I feel very happy to have been offered the chance to participate as a regular teacher in the JWAAD courses (the Music Course and History and Culture Course), as it is so important that dancers have the opportunity to deepen their knowledge of the culture of oriental dance. Teaching this kind of theory is a trend that is spreading worldwide right now, and although it still only attracts a hard-core of students, it is a vital resource. The dance is taught and promoted very differently in different parts of the world, and I would say that the UK still has some catching up to do in attracting young dancers who want to put the hours in and train at a high level. There are lots of women who have discovered its joys and benefits, but perhaps there needs to be a more cohesion in the dance community to support each other’s events and expose new students to the best of what is out there, so they will be inspired! There are some notable individuals who are making incredible efforts in this regard – I really hope that those efforts pay off with a ripple effect that has more wide-reaching impact.
What do you like to do to relax?
Ride my horse (when I’m in Cairo), walk in the countryside (when I’m in England), swim, read, watch box sets, go to the theatre, spend time with my family.
What is your star sign?
What is your favourite colour and why?
Purple. I like its depth and mystery.
At Fantasia you are teaching ‘Egyptian Gestures’ – can you tell us a bit about what to expect:
One of the things that connects us as dancers to the songs we choose to dance to is a knowledge of the meaning of those songs. Learning how to express some of that meaning through physically gestures can help ground us while we dance and put us right there inside the story that the song is telling. Even without learning Arabic, many gestures made while dancing are repeated motifs that recur in lots of different songs, and can help give your dance a more ‘authentic’ feel. I’ll be going through the most common ones and how to use them effectively. To join us at Fantasia buy your Fantasia Dancers Day Ticket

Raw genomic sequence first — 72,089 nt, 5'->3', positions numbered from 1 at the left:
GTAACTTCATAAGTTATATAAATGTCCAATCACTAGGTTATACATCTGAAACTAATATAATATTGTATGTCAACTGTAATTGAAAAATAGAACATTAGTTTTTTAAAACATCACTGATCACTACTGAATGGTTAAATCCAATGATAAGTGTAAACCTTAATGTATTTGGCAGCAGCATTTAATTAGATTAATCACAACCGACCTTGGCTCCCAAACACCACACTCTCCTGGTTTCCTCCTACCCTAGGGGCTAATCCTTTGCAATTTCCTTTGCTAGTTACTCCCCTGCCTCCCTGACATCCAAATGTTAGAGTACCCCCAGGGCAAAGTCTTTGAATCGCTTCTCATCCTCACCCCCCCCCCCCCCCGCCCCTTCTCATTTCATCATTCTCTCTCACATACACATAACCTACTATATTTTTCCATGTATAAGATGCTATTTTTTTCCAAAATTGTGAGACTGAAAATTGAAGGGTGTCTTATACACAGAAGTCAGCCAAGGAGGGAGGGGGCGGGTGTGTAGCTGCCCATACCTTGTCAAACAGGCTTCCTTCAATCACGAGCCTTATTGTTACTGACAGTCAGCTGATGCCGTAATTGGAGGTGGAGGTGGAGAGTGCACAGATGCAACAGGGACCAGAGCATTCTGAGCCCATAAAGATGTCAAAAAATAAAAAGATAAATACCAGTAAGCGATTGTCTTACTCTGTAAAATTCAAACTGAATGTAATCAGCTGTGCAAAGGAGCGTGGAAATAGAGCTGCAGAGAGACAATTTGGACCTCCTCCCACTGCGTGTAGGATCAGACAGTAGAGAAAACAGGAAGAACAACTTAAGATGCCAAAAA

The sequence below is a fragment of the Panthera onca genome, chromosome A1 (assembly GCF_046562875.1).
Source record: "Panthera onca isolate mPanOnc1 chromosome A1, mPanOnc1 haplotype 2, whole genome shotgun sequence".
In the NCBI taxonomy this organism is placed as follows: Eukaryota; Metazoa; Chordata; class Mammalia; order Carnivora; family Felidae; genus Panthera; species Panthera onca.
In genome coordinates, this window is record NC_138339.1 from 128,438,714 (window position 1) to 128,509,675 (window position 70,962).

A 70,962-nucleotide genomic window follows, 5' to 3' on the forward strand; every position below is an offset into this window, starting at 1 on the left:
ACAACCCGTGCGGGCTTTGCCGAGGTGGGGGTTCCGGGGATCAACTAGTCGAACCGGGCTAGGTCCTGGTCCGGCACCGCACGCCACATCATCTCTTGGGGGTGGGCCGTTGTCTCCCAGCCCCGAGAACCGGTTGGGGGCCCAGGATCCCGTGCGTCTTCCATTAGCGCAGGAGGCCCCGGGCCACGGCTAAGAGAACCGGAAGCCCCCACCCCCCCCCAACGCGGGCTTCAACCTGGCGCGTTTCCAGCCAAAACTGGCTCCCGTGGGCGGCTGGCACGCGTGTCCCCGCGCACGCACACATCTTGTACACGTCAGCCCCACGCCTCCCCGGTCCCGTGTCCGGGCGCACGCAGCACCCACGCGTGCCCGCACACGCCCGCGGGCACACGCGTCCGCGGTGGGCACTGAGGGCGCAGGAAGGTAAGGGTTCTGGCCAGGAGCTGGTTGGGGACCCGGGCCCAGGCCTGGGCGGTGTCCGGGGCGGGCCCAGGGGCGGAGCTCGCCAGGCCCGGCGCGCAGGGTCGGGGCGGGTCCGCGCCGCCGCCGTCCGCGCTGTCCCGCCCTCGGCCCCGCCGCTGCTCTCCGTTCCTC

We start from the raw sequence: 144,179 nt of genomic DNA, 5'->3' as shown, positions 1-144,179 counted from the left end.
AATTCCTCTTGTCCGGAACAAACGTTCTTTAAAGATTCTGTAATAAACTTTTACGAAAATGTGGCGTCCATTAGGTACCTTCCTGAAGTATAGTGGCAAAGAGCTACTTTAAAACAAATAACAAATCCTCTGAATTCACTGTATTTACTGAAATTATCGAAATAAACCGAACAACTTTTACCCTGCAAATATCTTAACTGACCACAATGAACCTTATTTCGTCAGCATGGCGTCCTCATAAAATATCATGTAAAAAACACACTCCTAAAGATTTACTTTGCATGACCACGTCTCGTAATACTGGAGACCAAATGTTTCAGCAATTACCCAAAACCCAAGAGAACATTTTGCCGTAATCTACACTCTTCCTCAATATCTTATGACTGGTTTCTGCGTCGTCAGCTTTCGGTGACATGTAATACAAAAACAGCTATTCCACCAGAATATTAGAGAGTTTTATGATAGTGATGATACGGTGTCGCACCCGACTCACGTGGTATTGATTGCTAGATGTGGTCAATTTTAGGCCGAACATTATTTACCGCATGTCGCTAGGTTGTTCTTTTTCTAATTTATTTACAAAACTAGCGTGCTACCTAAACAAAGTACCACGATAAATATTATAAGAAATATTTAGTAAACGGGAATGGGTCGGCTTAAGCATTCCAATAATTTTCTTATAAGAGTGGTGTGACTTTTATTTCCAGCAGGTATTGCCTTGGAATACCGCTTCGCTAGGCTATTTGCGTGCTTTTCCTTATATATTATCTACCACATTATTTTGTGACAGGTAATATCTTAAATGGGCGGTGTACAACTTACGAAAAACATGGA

You are also holding the first bellydance seminar ‘Perceptions of Bellydance’ – tell us a bit about what to expect:
Do dancers the world over get a bad rap? Perhaps, but belly dancers in particular have to deal with wrong perceptions and ignorance, from the public and also sometimes from the wider dance community. We will be discussing this topic both in relation to the reputation of the dance in Egypt and its standing in the rest of the world.
Do you have any projects coming up that you would like to tell us about?
Kay Taylor and I are planning a study and dance trip in Egypt. We discussed how useful it would be for people who had completed the History and Culture and Music courses to consolidate that study in Egypt. We have planned the trip of a lifetime – a real belly dancers journey of discovery: ‘Essence of Egypt’. You can read more on the Farida Adventures web site.
Lastly, what would you like to be doing in 5 years time?
I hope to still be making a contribution to the world of belly dance, sharing my knowledge and being actively involved. I have always found that for me creativity is key to happiness, so whether it’s through dance, photography or writing I shall continue! I intend to make the best of both worlds being both in Egypt and the UK, as both places hold pieces of my heart.
Photos of Yasmina by Andre Elring